The fact that the financial services industry, and especially banking, is going through the greatest disruption since the arrival of computers in the 60s is now universally accepted. The advent of digital technology and, more importantly, its adoption by customers is changing the fundamentals of the business. This isn’t just the arrival of a new channel – it’s a rethink of how business is conducted, how customers are engaged with, and how financial products are manufactured.
Scenario 1 — The better bank
The digital revolution has run its course and almost all customers see digital as their main engagement mode with their bank.
Scenario 2 — The new bank
The incumbents were unable to survive the digital disruption. They weren’t able to match the needs of their customers.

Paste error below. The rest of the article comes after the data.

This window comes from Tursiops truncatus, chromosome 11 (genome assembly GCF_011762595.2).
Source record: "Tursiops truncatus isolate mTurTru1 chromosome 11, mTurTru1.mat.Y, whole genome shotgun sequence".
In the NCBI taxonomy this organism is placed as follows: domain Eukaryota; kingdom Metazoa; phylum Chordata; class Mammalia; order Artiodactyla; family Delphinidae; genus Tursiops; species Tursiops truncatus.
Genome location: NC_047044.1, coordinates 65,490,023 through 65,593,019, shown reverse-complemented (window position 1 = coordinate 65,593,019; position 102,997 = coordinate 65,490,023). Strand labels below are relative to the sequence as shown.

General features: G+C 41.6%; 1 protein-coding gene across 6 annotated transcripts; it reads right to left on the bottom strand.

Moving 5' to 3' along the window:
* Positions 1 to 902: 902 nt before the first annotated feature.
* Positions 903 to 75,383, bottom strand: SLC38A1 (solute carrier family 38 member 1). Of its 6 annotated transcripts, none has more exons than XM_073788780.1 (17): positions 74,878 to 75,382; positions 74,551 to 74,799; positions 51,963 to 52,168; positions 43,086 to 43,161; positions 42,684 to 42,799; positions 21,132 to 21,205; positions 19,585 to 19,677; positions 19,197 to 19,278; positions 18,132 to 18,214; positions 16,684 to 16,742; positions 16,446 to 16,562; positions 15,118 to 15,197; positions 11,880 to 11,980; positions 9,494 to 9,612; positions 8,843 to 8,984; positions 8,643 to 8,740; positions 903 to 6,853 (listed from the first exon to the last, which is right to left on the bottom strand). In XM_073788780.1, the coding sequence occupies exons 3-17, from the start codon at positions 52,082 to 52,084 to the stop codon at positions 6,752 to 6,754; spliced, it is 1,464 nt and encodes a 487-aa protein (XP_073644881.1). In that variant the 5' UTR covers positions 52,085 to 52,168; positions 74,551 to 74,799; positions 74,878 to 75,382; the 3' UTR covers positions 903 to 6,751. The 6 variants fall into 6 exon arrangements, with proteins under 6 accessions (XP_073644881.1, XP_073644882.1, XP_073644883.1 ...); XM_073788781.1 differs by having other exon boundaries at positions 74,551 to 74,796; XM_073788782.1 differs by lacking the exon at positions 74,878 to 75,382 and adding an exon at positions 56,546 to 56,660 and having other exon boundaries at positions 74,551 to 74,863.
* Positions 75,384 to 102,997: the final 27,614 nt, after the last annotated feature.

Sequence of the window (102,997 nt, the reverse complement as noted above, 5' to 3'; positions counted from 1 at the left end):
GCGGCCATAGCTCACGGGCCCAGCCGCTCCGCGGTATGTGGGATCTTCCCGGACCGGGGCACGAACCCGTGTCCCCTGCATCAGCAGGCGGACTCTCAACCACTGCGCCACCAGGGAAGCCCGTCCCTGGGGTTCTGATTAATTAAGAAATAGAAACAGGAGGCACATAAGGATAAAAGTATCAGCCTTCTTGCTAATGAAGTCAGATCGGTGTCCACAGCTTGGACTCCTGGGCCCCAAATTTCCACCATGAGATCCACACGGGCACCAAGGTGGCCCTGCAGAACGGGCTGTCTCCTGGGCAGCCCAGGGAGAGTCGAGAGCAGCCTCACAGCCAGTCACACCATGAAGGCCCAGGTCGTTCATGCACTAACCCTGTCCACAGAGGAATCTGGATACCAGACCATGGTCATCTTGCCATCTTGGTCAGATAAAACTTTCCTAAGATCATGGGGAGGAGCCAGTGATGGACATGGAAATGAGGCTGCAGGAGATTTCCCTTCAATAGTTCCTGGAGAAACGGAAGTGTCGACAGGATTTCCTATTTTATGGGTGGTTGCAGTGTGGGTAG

Scenario 3 — The distributed bank
As the fintech revolution progressed, large numbers of new businesses emerged to provide customers with better banking services.
Scenario 4 — The disintermediated bank
As customers became increasingly disenchanted with their bank, they became increasingly comfortable with going through their favourite social network or hardware provider to buy financial services.
One such disrupter is Australian startup Flash Payments.
Designed from the ground up to deliver fast, secure and very affordable foreign exchange and transfers. Flash Payments delivers extraordinary transparency and transactional control to users, setting a new level of service standard. And it does so without the hidden fees typically imposed by the banks.
With Flash Payments, users pick the date; pick the rate; send funds like an email; track transfers like a package; all without any surprise charges. There are none.
This is in stark contrast to the banks, where global payments cost more, take more time, and the routeing is opaque.
So, whether you are a business or an individual you can now skip the banks and make smart foreign exchange transfers.